How government spending affects the economy
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The government is set to make additional cuts to spending, including defense, this spring, unless lawmakers agree on an alternative plan to address the deficit. So far, there's little agreement in Washington about the optimum size or shape of government spending.
RENEE MONTAGNE, HOST:
That sharp drop in government spending that put the squeeze on the economy last quarter, as we just heard, is likely to be repeated. This spring, the government is set to make additional cuts to spending, including defense, unless lawmakers agree on a different plan. So far there's little agreement in Washington about the optimum size or shape of government spending.
NPR's Scott Horsley joins us now to talk about this in our Business Bottom Line. Good morning, Scott.
SCOTT HORSLEY, BYLINE: Good morning, Renee.
MONTAGNE: So we sometimes speak about government spending as if it's independent of the broader economy, but really not the case.
HORSLEY: No, it's not. Government spending is a big part of the economy, nearly 25 percent last year. Now, most of that is passed through transfer payments that don't show up in the GDP numbers. For example, when the government sends my mom a Social Security check and she uses some of that money to go out to a restaurant, that shows up as my mom spending the money, not the government spending the money.
But what is counted as government spending in the GDP numbers is what the government itself spends on goods and services for research or road building or, significantly, defense contracts. In fact, the lion's share of the government spending in GDP is for defense, and so when that contracts, as it did in the fourth quarter, people take notice.
Had defense spending merely stayed level in the last three months of the last year, we would have seen modest economic growth.
MONTAGNE: And as we just said, there could be more defense cuts on the horizon, right?
HORSLEY: Right. When Congress passed the fiscal cliff deal at the end of last year, it didn't do away with those automatic spending cuts that have been looming, it just pushed them back for a couple of months. So we're still looking at tens of billions of dollars in spending cuts due to kick in in March, with half of that due to come from defense spending unless lawmakers are able to cut a deal before then.
If those cuts do kick in and are maintained for the whole year, forecasters say that could shave another seven-tenths of a percentage point or so off of economic growth in 2013.
MONTAGNE: Which sounds, a little bit(ph), can really put a drag on the economy, right. What are the odds of a deal to avoid that?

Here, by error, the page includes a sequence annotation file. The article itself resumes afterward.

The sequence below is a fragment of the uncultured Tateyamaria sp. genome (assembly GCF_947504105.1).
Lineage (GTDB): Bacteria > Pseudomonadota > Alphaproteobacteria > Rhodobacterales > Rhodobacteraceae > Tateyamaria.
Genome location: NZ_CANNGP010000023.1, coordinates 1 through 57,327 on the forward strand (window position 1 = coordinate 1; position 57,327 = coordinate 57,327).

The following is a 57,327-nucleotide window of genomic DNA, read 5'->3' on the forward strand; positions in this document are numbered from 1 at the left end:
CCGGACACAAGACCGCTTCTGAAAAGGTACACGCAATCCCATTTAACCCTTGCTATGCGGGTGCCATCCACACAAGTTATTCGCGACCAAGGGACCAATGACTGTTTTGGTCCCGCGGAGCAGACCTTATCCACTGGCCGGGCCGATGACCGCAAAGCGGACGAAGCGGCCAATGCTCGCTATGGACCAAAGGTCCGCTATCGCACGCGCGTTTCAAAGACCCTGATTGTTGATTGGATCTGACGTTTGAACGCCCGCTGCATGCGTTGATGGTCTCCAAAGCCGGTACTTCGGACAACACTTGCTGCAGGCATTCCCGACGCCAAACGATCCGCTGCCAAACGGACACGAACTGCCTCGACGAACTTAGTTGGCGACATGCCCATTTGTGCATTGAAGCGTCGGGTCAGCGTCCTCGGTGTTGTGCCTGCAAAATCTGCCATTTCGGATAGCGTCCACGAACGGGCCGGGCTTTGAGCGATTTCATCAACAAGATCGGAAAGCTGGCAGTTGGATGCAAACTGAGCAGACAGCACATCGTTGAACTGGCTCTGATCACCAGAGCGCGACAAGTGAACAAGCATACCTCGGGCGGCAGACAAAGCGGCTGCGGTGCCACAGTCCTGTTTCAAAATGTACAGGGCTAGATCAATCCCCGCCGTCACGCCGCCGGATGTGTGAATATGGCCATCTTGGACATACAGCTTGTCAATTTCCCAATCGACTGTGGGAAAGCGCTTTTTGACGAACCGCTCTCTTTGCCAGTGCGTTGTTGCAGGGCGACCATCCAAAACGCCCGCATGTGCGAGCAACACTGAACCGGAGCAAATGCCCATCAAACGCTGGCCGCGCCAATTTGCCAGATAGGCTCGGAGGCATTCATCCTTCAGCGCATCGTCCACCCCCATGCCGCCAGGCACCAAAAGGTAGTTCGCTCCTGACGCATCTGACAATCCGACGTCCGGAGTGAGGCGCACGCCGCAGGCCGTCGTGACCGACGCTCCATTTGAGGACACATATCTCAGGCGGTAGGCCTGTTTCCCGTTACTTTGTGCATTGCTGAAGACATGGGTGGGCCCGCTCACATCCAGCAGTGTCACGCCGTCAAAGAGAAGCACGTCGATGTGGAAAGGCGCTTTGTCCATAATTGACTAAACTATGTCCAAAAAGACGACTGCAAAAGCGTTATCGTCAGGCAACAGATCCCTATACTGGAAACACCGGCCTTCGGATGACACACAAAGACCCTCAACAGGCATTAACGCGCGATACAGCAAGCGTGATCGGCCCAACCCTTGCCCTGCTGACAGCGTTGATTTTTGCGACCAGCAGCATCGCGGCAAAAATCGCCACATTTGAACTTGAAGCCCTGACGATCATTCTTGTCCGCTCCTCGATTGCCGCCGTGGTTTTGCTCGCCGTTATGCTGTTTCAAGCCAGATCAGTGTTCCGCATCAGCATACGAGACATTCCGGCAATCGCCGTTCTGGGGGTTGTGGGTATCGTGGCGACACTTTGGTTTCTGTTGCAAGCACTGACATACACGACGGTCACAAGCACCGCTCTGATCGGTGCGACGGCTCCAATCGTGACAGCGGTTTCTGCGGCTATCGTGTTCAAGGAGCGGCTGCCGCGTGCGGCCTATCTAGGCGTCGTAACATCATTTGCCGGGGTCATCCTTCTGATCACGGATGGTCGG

HORSLEY: Well, they're not looking all that good right now. Remember, when the
automatic spending cuts were first agreed to back in 2011, they were meant to be a cudgel so onerous that they would force lawmakers into making a different kind of deal. Democrats thought that the defense cuts in particular would be so toxic to Republicans that they would insist on replacing them with something else, maybe even higher taxes.
But it hasn't necessarily worked out that way. Certainly Republicans are not thrilled with the prospect of deep defense cuts, for that matter neither is President Obama. He is, after all, commander-in-chief. But there hasn't been a whole lot of movement with just a month to go. And in fact it could have been anticipation of those kinds of cuts that contributed to the Pentagon scaling back its defense spending in the fourth quarter.
Although we should say that defense spending in the third quarter spiked as it often does at the end of the government's fiscal year, so some of that fourth quarter decline was maybe just payback for that.
MONTAGNE: Well, still, though, with this news that the overall economy shrank in the fourth quarter, is there some sense that government spending has been cut too much?
HORSLEY: Well, here we see a big partisan divide. Now, as Ellen Blinder noted in Jim Zarroli's story, government spending's been cutting back for a couple of years now and White House economic advisor Alan Krueger called yesterday's GDP report a reminder that Congress should avoid what he called self-inflicted wounds to the economy. But you know, one man's self-inflicted wound is another's therapeutic bloodletting.
Republican Senate Leader Mitch McConnell stood up on the Senate floor yesterday within hours of the GDP report and argued that what the government needs now is more spending cuts in order to avoid what he called a European-style catastrophe. Now, never mind that austerity measures in Europe have not exactly produced robust economic growth.
It is true that government spending as a share of the overall economy is larger than it's been historically. That is one factor in our federal deficit. What's also true, though, is that government tax receipts are smaller as a share of the overall economy than they've been historically, less than 16 percent in the last four years, and well below the level that produced balanced budgets back in the 1990s.
MONTAGNE: Scott, thanks very much.
HORSLEY: My pleasure.
MONTAGNE: That's NPR White House correspondent Scott Horsley.
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